Tail Up Goat on summer weeknights has an electric vibe. We were seated by the window, just one table behind we were on our last visit. We even had the same server as last time and she recognized us. We were thirsty, which was a good thing because Tail Up Goat has an exemplary wine list, created by sommelier Bill Jensen. The list is divided into many different sections, mainly by region, and the first section is based on whatever the sommelier is interested in at the moment. This day’s theme was “Summer of Riesling”. I absolutely love Riesling and we were in the mood for a bottle. We weren’t sure what bottle to get, so we asked our server for help. She took us on a tour of the wine list, going into impressive detail about each wine and covering Rieslings from all regions and price points. One wine stood out. She explained that the 2007 from Hermann J. Wiemer, one of the first wineries in New York’s Finger Lakes region, had a petrol smell, caused by a chemical reaction that occurs in Rieslings that have been aged for a long time. That sounded so cool!

Tail Up Goat Hermann J. Wiemer wine bottle

She did let us know that it was a bit of a splurge pricewise, but she talked it up so highly that we had to get it. I am glad that we did order it, because it was a truly special bottle of wine that made the evening even more enjoyable. The smell of petrol was intoxicating and the wine hit that sweet spot between dry and sweet Rieslings. Plus, the mouthfeel was out-of-this world.

Now that we had our wine to keep us company, we started ordering food. Tail Up Goat has a traditional first course, second course and entrée menu, and we ordered one of each. Our seaweed sourdough bread was slathered with ciccioli and topped with pickled fennel stems. Ciccioli is an Italian pork spread, similar to a rillette. The combination of the ciccioli and the fennel stems tasted remarkably like Italian sausage, which inspired memories of eating at baseball games as a kid.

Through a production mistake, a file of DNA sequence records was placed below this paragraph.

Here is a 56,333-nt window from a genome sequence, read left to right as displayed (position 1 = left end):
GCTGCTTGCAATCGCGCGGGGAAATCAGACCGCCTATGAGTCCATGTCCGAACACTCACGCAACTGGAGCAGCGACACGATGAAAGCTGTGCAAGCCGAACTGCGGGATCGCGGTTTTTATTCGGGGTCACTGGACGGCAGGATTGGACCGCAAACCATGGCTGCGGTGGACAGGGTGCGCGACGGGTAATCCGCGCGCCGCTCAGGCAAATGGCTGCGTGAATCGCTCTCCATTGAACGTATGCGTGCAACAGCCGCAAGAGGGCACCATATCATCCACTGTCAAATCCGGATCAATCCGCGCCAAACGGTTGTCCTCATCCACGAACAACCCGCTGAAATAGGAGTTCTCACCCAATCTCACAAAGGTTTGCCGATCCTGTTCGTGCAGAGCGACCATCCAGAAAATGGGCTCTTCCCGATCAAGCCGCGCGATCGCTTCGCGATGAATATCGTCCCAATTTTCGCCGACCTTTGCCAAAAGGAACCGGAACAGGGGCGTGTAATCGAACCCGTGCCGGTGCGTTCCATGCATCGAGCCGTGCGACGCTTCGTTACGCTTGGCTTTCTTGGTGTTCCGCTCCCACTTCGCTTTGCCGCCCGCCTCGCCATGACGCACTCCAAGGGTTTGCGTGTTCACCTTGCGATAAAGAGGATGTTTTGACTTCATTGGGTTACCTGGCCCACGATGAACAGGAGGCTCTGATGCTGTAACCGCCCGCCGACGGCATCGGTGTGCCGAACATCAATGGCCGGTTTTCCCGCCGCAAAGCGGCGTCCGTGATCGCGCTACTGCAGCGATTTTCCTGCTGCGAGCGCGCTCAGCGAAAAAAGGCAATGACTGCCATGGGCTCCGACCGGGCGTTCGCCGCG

Tail Up Goat Hermann J. Wiemer wine bottle

Next up was pasta primavera with salty trout roe, squash blossoms, garlic scapes and crunchy aleppo breadcrumbs. The trout roe and the squash blossoms brought an intense orange color that was fun to look at as we ate. If money weren’t an issue, we would have ordered three of these.

Tail Up Goat Hermann J. Wiemer wine bottle

After our pasta, we were waiting for our lamb ribs and enjoying our wine. Suddenly, the sommelier walks over carrying two large red wine glasses and a bottle. It turns out that he came to give us a pour of a delicious, fruity red wine from volcanic Mt. Etna in Italy. It was fun to watch his enthusiasm as he talked about the volcanic soil. The experience made our meal!

Within a few moments, our lamb ribs arrived, piping hot. We noticed that there had been a bit of a delay between our pasta and the lamb ribs, and perhaps that’s why we got free wine, but neither of us minded. Plus, the lamb ribs tasted even better than last time., possibly because they were right from the kitchen.  Unlike last time, we ate the ribs with our hands and I think it made the meal more fun.

Tail Up Goat Hermann J. Wiemer wine bottle

I feel like we gained a lot of trust with Tail Up Goat after this visit. By trust, I mean that the next time we’re there, and our server makes a suggestion, we will take it. It was an amazing meal and it would not be the same without the incredible service that we received from our server and the sommelier.

Best Bite
Paul and Marnay: Pasta primavera

Address
Tail Up Goat: 1827 Adams Mill Rd, NW Washington, DC 20009
Closest Metro: Columbia Heights or Woodley Park